|2 of 5 stars|
The premise is an interesting one. A prominent young British woman starts life anew in Spain after rejecting an advantageous marriage proposal. After marrying a Spaniard, she experiences a religious transformation and picks up a group of followers. A decade later, 'Saint Sofia' has come to London under serious threat, ostensibly to bring her new religion to the British masses.
Now a Commander in Special Branch, Thomas Pitt is charged with protecting Sofia while she's in London. When she and two of her followers disappear, Pitt is left to unravel a mystery with potential personal, religious, political, and financial implications.
What Perry does well in this novel:
Setting - The threatening nature of Sofia's new religion cannot be understood without a fair knowledge of the world politics at the end of the 19th Century. Perry weaves enough facts into the story that even without a good grasp of world politics, one can understand the danger Sofia was in from those who presume any threat to the establishment is a step towards anarchy.
Murder- I was standing in my kitchen waiting for the kettle to boil when I read the murder scene. It was so startling, so violent, that like the fictional Pitt I stumbled back a step. I thought myself incapable of such a strong reaction to fictional violence, but the image stayed with me throughout the remainder of the story.
Backstory - Although this is the 30th novel in the series, I didn't feel that I was missing important backstory about the main characters in the book. Enough information is given to make everything pertinent to the story clear, without bringing up so much history that it detracted from the plot.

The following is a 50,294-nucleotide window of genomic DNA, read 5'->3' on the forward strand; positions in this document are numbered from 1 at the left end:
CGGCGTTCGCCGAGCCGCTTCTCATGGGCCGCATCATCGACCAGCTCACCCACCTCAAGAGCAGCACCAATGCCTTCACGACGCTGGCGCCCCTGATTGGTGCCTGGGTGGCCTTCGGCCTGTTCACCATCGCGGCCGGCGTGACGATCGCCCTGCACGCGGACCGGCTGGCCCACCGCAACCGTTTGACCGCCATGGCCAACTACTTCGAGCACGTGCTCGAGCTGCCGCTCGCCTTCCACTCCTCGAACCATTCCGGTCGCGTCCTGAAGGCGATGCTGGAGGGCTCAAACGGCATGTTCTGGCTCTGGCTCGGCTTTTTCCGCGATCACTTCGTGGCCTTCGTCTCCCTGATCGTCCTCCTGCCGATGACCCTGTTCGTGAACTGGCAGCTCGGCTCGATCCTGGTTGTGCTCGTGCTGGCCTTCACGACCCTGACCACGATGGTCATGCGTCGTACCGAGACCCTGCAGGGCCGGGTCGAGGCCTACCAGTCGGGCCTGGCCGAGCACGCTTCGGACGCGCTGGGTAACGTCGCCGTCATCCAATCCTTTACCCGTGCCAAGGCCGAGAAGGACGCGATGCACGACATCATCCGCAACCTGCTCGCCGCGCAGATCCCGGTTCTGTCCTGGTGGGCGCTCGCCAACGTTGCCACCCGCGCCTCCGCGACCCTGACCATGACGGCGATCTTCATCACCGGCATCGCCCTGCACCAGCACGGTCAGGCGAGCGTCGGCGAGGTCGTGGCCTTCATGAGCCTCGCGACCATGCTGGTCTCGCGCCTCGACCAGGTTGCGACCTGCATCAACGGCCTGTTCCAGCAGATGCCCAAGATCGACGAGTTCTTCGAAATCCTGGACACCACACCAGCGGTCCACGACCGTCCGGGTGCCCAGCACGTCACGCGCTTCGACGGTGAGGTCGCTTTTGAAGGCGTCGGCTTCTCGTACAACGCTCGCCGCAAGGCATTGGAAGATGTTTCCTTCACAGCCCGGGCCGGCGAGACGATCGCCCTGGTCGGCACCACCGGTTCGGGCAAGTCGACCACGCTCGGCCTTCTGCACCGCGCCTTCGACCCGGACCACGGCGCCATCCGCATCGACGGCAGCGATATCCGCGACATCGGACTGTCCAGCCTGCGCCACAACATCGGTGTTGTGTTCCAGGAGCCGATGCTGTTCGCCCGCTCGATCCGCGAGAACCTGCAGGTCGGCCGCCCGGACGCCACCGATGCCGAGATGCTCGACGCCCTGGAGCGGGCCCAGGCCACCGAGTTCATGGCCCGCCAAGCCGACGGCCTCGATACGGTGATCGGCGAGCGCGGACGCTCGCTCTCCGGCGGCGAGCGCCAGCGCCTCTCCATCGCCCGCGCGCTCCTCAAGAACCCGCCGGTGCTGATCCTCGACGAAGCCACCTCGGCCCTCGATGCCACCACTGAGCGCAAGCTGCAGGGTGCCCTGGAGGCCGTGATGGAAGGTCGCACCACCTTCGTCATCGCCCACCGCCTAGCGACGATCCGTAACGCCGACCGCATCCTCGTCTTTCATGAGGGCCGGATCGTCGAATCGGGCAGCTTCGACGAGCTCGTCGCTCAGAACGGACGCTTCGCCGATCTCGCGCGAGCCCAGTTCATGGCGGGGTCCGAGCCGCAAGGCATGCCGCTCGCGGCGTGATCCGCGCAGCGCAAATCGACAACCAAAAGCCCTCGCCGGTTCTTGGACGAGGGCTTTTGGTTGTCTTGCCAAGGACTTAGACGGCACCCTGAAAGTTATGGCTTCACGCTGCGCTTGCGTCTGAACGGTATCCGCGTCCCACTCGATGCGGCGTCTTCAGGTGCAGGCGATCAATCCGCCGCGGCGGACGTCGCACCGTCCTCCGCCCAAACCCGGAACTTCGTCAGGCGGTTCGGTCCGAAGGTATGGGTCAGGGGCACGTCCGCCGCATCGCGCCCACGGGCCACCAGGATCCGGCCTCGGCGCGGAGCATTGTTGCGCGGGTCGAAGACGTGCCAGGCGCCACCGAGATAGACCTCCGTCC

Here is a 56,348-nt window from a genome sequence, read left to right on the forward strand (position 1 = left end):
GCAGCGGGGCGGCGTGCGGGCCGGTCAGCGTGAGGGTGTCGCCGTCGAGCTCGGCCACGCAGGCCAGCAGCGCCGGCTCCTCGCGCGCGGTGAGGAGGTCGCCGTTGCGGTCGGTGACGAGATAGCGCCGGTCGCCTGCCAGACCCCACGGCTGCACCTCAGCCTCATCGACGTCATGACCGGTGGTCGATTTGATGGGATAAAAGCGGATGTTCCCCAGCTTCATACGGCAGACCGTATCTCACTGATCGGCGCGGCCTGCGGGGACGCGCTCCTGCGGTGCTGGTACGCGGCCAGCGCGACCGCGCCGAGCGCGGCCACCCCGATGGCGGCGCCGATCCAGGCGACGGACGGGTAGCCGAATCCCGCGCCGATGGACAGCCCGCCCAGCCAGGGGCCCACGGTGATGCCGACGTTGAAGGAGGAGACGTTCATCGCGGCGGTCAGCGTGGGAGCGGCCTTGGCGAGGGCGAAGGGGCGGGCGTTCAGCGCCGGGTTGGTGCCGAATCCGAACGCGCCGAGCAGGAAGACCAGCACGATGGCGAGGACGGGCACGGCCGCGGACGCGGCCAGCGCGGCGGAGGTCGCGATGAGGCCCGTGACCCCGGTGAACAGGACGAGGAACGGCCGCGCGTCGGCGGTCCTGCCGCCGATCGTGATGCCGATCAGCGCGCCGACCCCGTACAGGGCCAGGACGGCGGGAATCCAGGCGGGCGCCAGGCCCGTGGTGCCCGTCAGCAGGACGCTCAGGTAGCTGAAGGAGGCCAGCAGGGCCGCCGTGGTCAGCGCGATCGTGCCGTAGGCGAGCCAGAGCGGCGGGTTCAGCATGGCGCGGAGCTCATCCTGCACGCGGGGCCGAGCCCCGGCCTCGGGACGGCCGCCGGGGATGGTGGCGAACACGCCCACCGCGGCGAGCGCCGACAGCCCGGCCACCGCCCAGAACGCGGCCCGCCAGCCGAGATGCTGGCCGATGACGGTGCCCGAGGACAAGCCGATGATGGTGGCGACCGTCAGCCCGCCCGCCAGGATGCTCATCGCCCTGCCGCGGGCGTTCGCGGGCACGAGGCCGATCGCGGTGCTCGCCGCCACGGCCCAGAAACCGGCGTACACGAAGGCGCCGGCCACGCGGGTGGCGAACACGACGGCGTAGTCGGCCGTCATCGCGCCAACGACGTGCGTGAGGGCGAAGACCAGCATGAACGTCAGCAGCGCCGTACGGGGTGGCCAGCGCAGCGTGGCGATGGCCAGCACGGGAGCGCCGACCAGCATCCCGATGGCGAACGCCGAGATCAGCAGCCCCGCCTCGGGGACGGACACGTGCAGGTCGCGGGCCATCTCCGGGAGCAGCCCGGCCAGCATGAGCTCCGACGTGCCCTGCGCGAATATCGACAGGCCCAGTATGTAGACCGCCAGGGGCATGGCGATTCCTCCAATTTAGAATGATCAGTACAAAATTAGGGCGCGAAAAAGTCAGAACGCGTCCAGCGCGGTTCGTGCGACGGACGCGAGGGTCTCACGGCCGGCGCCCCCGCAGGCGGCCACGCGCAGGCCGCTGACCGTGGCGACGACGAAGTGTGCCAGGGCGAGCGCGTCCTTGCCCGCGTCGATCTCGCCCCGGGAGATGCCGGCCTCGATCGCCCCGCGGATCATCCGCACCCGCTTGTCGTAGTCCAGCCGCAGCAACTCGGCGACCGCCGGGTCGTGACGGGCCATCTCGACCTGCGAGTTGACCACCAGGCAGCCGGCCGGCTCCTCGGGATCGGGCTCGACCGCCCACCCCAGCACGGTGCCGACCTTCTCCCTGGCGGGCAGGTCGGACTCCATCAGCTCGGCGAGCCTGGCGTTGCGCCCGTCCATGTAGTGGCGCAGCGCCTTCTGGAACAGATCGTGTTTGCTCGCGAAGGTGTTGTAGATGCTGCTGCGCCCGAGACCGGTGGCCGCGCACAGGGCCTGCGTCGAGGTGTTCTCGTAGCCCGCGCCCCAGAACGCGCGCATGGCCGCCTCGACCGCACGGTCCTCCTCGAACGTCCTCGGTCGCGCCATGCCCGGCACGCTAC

What Perry usually does well, but doesn't do well in this novel:
Characterization - I found the characters all incredibly one dimensional. Charlotte could have been entirely absent from this story and the only impact would have been on its length. Sofia was such a cipher that I truly didn't care if she was found dead or alive. I expect so much more from Perry.
Dialogue - A considerable part of this story is about religion and faith, meaning that there are a lot of discussions about it. Unfortunately, this more accurately means that the same discussion is held over and over. Specific phrases are used repeatedly, much to the annoyance of the reader.
Pacing - The long-winded and repetitive discussions about faith between one-dimensional characters falls flat. It drags. Much longer, in-depth discussions are tolerable or even enjoyable when the reader has a connection to the characters. I believe this book attempted that and missed.
Plot - Pitt doesn't take his first real step towards unraveling this mystery until approximately halfway through the book. He still doesn't have it at 99%. It was frustrating to read, and entirely unbelievable. Although I did skip 28 books, I am certain that Pitt is a competent investigator or a man of his social standing would not have attained his position at Special Branch. So why can he not solve this simple crime? Why is he so slow to act?
As a lover of historical mysteries, specifically the Victorian Era, I have certain expectations of the genre. This novel does not meet that standard, and I cannot recommend it. Very disappointing.
Thank you NetGalley and Random House/Ballantine for a free copy of this book in exchange for an honest review.